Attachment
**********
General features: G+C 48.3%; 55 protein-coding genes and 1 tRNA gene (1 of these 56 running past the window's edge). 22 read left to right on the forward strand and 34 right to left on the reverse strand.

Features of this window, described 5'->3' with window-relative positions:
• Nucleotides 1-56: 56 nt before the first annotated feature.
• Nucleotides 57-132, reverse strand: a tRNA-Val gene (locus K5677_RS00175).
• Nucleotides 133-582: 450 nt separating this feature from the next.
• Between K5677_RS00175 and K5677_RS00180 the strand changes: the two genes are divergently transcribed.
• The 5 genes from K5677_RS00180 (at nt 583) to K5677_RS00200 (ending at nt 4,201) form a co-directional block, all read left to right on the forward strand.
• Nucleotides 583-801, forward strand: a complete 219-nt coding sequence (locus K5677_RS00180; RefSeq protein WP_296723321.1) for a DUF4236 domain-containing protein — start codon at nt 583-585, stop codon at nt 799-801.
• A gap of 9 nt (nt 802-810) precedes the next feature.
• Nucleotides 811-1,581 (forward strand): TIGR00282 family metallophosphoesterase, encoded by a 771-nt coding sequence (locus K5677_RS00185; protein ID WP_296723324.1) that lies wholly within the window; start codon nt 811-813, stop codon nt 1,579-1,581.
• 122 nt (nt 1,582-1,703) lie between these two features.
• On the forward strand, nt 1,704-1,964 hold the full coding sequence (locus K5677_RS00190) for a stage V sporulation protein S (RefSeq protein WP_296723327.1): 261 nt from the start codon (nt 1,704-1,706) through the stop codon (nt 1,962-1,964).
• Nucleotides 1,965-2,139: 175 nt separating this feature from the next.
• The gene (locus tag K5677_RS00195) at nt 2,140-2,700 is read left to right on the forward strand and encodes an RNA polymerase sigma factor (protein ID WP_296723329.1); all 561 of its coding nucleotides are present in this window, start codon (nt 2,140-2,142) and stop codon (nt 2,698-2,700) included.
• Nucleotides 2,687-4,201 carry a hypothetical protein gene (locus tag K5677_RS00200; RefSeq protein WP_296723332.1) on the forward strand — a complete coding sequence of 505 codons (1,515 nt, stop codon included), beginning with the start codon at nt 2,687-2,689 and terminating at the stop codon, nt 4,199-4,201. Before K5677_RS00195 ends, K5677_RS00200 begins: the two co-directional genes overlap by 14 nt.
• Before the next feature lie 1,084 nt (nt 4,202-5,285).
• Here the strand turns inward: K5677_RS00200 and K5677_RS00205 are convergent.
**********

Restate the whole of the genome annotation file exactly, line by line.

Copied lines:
General features: G+C 48.3%; 55 protein-coding genes and 1 tRNA gene (1 of these 56 running past the window's edge). 22 read left to right on the forward strand and 34 right to left on the reverse strand.

Features of this window, described 5'->3' with window-relative positions:
• Nucleotides 1-56: 56 nt before the first annotated feature.
• Nucleotides 57-132, reverse strand: a tRNA-Val gene (locus K5677_RS00175).
• Nucleotides 133-582: 450 nt separating this feature from the next.
• Between K5677_RS00175 and K5677_RS00180 the strand changes: the two genes are divergently transcribed.
• The 5 genes from K5677_RS00180 (at nt 583) to K5677_RS00200 (ending at nt 4,201) form a co-directional block, all read left to right on the forward strand.
• Nucleotides 583-801, forward strand: a complete 219-nt coding sequence (locus K5677_RS00180; RefSeq protein WP_296723321.1) for a DUF4236 domain-containing protein — start codon at nt 583-585, stop codon at nt 799-801.
• A gap of 9 nt (nt 802-810) precedes the next feature.
• Nucleotides 811-1,581 (forward strand): TIGR00282 family metallophosphoesterase, encoded by a 771-nt coding sequence (locus K5677_RS00185; protein ID WP_296723324.1) that lies wholly within the window; start codon nt 811-813, stop codon nt 1,579-1,581.
• 122 nt (nt 1,582-1,703) lie between these two features.
• On the forward strand, nt 1,704-1,964 hold the full coding sequence (locus K5677_RS00190) for a stage V sporulation protein S (RefSeq protein WP_296723327.1): 261 nt from the start codon (nt 1,704-1,706) through the stop codon (nt 1,962-1,964).
• Nucleotides 1,965-2,139: 175 nt separating this feature from the next.
• The gene (locus tag K5677_RS00195) at nt 2,140-2,700 is read left to right on the forward strand and encodes an RNA polymerase sigma factor (protein ID WP_296723329.1); all 561 of its coding nucleotides are present in this window, start codon (nt 2,140-2,142) and stop codon (nt 2,698-2,700) included.
• Nucleotides 2,687-4,201 carry a hypothetical protein gene (locus tag K5677_RS00200; RefSeq protein WP_296723332.1) on the forward strand — a complete coding sequence of 505 codons (1,515 nt, stop codon included), beginning with the start codon at nt 2,687-2,689 and terminating at the stop codon, nt 4,199-4,201. Before K5677_RS00195 ends, K5677_RS00200 begins: the two co-directional genes overlap by 14 nt.
• Before the next feature lie 1,084 nt (nt 4,202-5,285).
• Here the strand turns inward: K5677_RS00200 and K5677_RS00205 are convergent.